Richard R. Schrock
Richard Royce Schrock
January 4, 1945
|Thesis||Synthesis and study of some Group VIII transition metal catalysts (1972)|
|Doctoral advisor||John A. Osborn (fr)|
|Other academic advisors||Jack Lewis (post doctoral)|
|Doctoral students||Christopher C. Cummins|
Born in Berne, Indiana, Schrock went to Mission Bay High School in San Diego, California. He holds a B.A. (1967) from the University of California, Riverside and a Ph. D. (1971) from Harvard University under the direction of John A. Osborn (fr).
Following his PhD, Schrock carried out postdoctoral research at the University of Cambridge with Jack Lewis. In 1972, he was hired by DuPont, where he worked at the Experimental Station in Wilmington, Delaware in the group of George Parshall. He joined the faculty of the Massachusetts Institute of Technology in 1975 and became full professor in 1980.
He has held his current post, the Frederick G. Keyes Professor of Chemistry, at MIT since 1989. Schrock is a member of the American Academy of Arts and Sciences, National Academy of Sciences and was elected to the Board of Overseers of Harvard University in 2007.
He is co-founder and member of the board of a Swiss-based company focused on the development and application of proprietary metathesis catalyst.
In 2018, Schrock joined the faculty of his alma mater, the University of California, Riverside. He cited his interest in mentoring junior faculty and students. “My experience as an undergraduate at UCR in research in the laboratory of James Pitts and the quality of the classes in chemistry prepared me for my Ph.D. experience at Harvard. I look forward to returning to UCR for a few years to give back some of what it gave to me,” Schrock said.
Schrock was the first to elucidate the structure and mechanism of so-called 'black box' olefin metathesis catalysts. Initial work at DuPont involved the synthesis of tantalum alkylidenes, alkylidenes being a crucial resting state in the catalytic cycle of olefin metathesis. His work at MIT has led to a detailed understanding of a group of molybdenum alkylidenes and alkylidynes which are active olefin and alkyne metathesis catalysts, respectively. Schrock has done much work to demonstrate that metallacyclobutanes are the key intermediate in olefin metathesis, with metallacyclobutadienes being the key intermediate in alkyne metathesis.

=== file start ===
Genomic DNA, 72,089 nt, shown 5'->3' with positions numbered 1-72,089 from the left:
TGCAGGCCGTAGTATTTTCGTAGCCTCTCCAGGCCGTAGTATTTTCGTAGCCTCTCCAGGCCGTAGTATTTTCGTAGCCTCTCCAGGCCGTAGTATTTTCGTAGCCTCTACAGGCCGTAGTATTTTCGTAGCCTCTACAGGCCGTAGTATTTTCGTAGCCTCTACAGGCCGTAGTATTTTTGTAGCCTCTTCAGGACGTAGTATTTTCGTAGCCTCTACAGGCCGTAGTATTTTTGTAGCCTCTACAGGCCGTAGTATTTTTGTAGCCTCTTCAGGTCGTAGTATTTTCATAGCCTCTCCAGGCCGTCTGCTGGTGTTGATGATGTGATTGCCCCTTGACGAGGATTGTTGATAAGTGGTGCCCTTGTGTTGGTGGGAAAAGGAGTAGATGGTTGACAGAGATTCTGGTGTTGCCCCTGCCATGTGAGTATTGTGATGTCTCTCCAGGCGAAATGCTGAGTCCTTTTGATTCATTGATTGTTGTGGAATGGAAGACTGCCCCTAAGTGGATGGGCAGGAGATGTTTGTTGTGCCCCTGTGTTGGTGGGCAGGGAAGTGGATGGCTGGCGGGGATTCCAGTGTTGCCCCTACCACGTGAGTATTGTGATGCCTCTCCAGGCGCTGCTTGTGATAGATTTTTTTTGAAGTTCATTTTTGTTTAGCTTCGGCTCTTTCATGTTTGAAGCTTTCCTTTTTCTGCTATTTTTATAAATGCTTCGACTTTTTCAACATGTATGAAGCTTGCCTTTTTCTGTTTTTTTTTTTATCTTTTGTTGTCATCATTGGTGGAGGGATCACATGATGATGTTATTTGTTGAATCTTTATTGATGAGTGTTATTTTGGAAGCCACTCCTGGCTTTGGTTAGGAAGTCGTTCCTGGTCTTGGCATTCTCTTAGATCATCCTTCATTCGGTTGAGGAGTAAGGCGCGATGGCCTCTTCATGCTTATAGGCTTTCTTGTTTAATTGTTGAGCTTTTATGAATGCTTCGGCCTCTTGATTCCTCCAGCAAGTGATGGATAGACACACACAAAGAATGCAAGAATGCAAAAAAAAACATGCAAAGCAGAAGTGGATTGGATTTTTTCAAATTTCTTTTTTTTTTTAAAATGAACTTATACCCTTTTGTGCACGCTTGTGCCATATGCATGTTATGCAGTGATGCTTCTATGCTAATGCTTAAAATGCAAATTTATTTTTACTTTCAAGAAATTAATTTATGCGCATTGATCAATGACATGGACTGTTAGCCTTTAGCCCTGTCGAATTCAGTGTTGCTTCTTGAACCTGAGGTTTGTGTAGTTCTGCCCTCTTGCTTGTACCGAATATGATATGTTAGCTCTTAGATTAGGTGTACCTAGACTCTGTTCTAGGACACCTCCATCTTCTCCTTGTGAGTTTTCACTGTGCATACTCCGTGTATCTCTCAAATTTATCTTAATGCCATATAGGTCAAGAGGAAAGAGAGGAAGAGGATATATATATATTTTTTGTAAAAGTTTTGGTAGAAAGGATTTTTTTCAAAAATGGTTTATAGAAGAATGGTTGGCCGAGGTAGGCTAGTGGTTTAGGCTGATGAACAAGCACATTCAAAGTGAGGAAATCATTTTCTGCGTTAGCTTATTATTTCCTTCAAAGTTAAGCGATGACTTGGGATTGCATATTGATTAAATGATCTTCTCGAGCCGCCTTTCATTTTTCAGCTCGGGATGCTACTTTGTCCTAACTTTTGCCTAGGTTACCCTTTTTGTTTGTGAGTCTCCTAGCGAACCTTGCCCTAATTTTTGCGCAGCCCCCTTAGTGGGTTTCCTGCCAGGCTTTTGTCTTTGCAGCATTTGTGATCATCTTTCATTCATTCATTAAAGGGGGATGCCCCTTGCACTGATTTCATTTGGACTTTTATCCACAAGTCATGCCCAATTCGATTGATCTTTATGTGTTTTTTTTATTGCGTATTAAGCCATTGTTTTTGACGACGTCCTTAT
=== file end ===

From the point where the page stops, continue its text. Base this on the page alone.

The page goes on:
Many supporting ligands have been explored in efforts to better understand the nature of the single molecule catalysts, most notably 2,6-diisopropylphenylimido and adamantylimido, as well as various tert-butyl alkoxides with varying degrees of fluorination. The prototypical Schrock catalyst is (R"O)2(R'N)Mo(CHR) where R = tert-butyl, R' = 2,6-diisopropylphenyl, and R" = C(Me)(CF3)2. Such catalysts are now commercially available from such major suppliers as Sigma-Aldrich, and are used frequently in synthetic applications of olefin metathesis. Schrock's work is ongoing with goals of furthering the understanding of metathesis selectivity, developing new catalyst architectures, as well as projects outside of metathesis, such as elucidating the mechanism of dinitrogen fixation and developing single molecule catalysts which form ammonia from dinitrogen, mimicking the activity of nitrogenase enzymes in biology.
In 2005, Schrock received the Nobel Prize in Chemistry, with Robert H. Grubbs and Yves Chauvin, for his work in the area of olefin metathesis, an organic synthesis technique. In addition to the Nobel Prize, Schrock has won numerous awards including:
Schrock married Nancy Carlson in 1971 and has two children, Andrew and Eric. Nancy Schrock was the Thomas F. Peterson Jr. Conservator of Special Collections for the MIT Libraries from 2006 to 2013. The family lives in Winchester, Massachusetts.
|Wikimedia Commons has media related to Richard R. Schrock.|